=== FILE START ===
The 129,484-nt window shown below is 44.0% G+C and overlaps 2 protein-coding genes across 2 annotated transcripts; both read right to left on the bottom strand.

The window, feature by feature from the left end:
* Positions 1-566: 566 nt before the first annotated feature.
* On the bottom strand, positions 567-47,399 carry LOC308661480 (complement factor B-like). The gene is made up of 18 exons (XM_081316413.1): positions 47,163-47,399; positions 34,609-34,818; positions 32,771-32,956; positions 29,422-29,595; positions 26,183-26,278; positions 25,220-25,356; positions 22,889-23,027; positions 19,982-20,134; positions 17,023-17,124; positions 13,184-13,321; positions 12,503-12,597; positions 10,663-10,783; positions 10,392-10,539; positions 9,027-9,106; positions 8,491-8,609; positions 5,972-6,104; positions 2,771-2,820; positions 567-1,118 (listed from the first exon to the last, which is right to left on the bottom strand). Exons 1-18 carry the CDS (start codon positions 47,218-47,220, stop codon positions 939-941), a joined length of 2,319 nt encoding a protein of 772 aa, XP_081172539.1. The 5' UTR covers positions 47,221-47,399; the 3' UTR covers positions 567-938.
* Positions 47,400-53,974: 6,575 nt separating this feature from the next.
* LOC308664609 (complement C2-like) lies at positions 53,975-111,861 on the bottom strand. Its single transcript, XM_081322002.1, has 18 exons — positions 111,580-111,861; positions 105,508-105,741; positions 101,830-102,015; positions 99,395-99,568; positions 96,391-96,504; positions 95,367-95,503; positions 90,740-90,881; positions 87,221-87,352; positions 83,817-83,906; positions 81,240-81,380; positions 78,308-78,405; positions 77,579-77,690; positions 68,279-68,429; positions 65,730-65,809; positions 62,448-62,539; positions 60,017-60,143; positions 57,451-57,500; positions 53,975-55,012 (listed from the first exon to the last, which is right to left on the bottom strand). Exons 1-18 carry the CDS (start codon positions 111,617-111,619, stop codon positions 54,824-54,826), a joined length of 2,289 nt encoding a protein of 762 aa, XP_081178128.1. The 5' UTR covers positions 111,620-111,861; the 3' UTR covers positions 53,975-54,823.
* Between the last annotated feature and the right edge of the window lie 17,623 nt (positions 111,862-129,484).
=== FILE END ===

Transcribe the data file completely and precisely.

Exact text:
The 129,484-nt window shown below is 44.0% G+C and overlaps 2 protein-coding genes across 2 annotated transcripts; both read right to left on the bottom strand.

The window, feature by feature from the left end:
* Positions 1-566: 566 nt before the first annotated feature.
* On the bottom strand, positions 567-47,399 carry LOC308661480 (complement factor B-like). The gene is made up of 18 exons (XM_081316413.1): positions 47,163-47,399; positions 34,609-34,818; positions 32,771-32,956; positions 29,422-29,595; positions 26,183-26,278; positions 25,220-25,356; positions 22,889-23,027; positions 19,982-20,134; positions 17,023-17,124; positions 13,184-13,321; positions 12,503-12,597; positions 10,663-10,783; positions 10,392-10,539; positions 9,027-9,106; positions 8,491-8,609; positions 5,972-6,104; positions 2,771-2,820; positions 567-1,118 (listed from the first exon to the last, which is right to left on the bottom strand). Exons 1-18 carry the CDS (start codon positions 47,218-47,220, stop codon positions 939-941), a joined length of 2,319 nt encoding a protein of 772 aa, XP_081172539.1. The 5' UTR covers positions 47,221-47,399; the 3' UTR covers positions 567-938.
* Positions 47,400-53,974: 6,575 nt separating this feature from the next.
* LOC308664609 (complement C2-like) lies at positions 53,975-111,861 on the bottom strand. Its single transcript, XM_081322002.1, has 18 exons — positions 111,580-111,861; positions 105,508-105,741; positions 101,830-102,015; positions 99,395-99,568; positions 96,391-96,504; positions 95,367-95,503; positions 90,740-90,881; positions 87,221-87,352; positions 83,817-83,906; positions 81,240-81,380; positions 78,308-78,405; positions 77,579-77,690; positions 68,279-68,429; positions 65,730-65,809; positions 62,448-62,539; positions 60,017-60,143; positions 57,451-57,500; positions 53,975-55,012 (listed from the first exon to the last, which is right to left on the bottom strand). Exons 1-18 carry the CDS (start codon positions 111,617-111,619, stop codon positions 54,824-54,826), a joined length of 2,289 nt encoding a protein of 762 aa, XP_081178128.1. The 5' UTR covers positions 111,620-111,861; the 3' UTR covers positions 53,975-54,823.
* Between the last annotated feature and the right edge of the window lie 17,623 nt (positions 111,862-129,484).